Taking outdoor portraits
Earlier we discussed a light setup for a basic headshot shoot. Today we go outdoors and unplugged. Natural light can be your friend or your enemy depending on how you approach it. The biggest mistake people make is thinking that the sun is a giant soft light in the sky. While the Sun is over 92 million miles away, if you hold your thumb up to the sun at high noon, it appears to only be the size of your thumbnail making it a VERY small spotlight which causes very harsh shadows. An overcast day changes this by creating a gigantic softbox, thus, the best outdoor shooting is on cloudy, overcast days. There is also the “magic hour” right at sunrise and sunset that provides excellent light and color.
But what can you do if you just have to shoot in the middle of the day and the sun God’s are smiling on you with a perfectly clear sky? That was exactly the case with the shoot with Alexander, clear blue skies, bright sunlight, harsh shadows. So how did we get shots that looked good? While the sun added lots of ambient light but was useless to actually use directly on the subject. To make this work, we moved Alex behind a wall so he wasn’t in direct sunlight, then used his girlfriend to hold a 42″ silver reflector. Adding a flash to the camera filled in the remaining shadows on the face for a great overall look. Click on the image for more examples from this photo shoot.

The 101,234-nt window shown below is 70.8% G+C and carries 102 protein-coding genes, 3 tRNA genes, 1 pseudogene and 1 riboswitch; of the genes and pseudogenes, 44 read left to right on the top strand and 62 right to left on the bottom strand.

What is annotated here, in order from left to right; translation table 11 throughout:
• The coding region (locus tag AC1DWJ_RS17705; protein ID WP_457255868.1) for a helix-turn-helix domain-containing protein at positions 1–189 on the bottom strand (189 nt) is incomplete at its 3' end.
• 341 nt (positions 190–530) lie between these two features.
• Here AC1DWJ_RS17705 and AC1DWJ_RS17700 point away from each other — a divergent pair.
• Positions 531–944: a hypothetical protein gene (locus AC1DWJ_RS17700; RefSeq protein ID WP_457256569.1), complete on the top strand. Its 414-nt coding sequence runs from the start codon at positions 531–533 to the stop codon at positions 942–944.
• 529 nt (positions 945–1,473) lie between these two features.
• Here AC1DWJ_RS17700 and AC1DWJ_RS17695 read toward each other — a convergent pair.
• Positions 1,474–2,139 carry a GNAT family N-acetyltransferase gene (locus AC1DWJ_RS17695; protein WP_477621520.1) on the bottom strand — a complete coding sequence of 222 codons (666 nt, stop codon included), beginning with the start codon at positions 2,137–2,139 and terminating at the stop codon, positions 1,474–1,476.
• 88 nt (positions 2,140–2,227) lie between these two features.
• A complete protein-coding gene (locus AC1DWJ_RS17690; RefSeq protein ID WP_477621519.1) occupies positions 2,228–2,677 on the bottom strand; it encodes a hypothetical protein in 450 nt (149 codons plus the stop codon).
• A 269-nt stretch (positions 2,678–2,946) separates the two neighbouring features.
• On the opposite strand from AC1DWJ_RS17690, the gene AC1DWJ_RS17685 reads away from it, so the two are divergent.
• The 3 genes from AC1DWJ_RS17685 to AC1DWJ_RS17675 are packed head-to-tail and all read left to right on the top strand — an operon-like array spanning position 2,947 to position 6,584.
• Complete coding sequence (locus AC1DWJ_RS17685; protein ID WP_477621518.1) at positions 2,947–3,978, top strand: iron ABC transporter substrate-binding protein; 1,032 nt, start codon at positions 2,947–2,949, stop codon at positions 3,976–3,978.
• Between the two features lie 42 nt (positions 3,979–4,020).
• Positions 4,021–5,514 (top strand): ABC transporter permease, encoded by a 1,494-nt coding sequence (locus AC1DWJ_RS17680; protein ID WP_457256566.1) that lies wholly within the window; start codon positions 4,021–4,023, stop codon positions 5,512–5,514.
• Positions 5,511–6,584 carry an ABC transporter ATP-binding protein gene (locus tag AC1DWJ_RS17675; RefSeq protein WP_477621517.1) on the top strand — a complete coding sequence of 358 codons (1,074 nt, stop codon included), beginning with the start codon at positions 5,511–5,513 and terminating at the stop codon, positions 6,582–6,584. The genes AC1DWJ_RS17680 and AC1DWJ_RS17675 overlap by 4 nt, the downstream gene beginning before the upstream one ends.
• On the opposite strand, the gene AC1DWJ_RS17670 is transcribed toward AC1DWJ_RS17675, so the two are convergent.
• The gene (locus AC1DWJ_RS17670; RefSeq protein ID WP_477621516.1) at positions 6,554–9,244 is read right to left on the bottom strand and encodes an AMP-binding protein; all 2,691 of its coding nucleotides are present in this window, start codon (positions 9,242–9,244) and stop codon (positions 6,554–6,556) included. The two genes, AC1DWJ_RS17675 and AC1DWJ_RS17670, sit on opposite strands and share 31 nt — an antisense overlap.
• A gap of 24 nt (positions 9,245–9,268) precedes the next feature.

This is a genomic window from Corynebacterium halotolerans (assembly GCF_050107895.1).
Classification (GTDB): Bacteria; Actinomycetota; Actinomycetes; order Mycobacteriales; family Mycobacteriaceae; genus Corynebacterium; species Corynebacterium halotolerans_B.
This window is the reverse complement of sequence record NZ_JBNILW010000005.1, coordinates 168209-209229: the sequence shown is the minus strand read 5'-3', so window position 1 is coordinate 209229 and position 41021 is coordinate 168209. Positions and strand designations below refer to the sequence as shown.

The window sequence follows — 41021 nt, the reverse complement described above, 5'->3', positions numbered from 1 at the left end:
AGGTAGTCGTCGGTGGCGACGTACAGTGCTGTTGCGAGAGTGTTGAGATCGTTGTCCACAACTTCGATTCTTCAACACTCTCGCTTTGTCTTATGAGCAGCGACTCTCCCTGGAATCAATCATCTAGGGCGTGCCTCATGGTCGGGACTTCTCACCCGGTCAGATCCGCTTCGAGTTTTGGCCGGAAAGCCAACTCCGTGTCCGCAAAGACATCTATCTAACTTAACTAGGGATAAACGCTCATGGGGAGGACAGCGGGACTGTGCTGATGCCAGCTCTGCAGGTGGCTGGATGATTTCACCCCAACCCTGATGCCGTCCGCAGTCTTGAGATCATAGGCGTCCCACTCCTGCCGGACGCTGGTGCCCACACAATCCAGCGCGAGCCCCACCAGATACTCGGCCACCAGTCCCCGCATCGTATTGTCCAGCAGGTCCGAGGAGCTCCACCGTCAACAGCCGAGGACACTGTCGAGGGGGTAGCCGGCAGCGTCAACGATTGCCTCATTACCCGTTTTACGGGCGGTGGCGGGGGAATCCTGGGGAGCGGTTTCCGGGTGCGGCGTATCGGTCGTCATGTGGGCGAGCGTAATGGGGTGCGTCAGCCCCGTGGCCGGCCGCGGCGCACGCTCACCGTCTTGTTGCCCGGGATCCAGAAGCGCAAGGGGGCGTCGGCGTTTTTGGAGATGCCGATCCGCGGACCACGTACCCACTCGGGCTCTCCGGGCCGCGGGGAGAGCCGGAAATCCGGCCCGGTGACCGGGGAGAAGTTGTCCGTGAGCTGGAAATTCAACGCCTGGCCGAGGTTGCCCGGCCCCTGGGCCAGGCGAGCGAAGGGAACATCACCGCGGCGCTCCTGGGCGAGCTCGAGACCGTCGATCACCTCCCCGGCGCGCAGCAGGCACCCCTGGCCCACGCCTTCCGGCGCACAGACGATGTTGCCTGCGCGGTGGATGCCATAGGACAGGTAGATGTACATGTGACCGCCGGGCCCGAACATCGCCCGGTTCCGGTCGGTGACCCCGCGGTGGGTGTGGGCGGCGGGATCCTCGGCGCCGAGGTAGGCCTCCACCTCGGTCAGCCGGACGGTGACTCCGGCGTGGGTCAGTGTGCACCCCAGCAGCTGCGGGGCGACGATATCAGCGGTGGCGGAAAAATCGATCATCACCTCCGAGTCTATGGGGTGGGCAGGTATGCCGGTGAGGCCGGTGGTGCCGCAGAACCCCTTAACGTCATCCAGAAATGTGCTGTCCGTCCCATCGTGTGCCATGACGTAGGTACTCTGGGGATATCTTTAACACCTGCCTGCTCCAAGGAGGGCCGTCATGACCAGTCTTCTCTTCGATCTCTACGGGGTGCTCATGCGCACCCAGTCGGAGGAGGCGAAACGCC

The following diagram shows the actual lighting setup that was used:
While beginners will often think that shooting in the shadows is bad, it is actually much easier to shoot in the shadows and reflect light in than to shoot in direct sunlight and take light out. Out in the open sun like on a beach with no shade, the only option may be a large diffuser that can soften the sunlight over the entire shooting area.
Get out and do some shooting and don’t be afraid of the shade.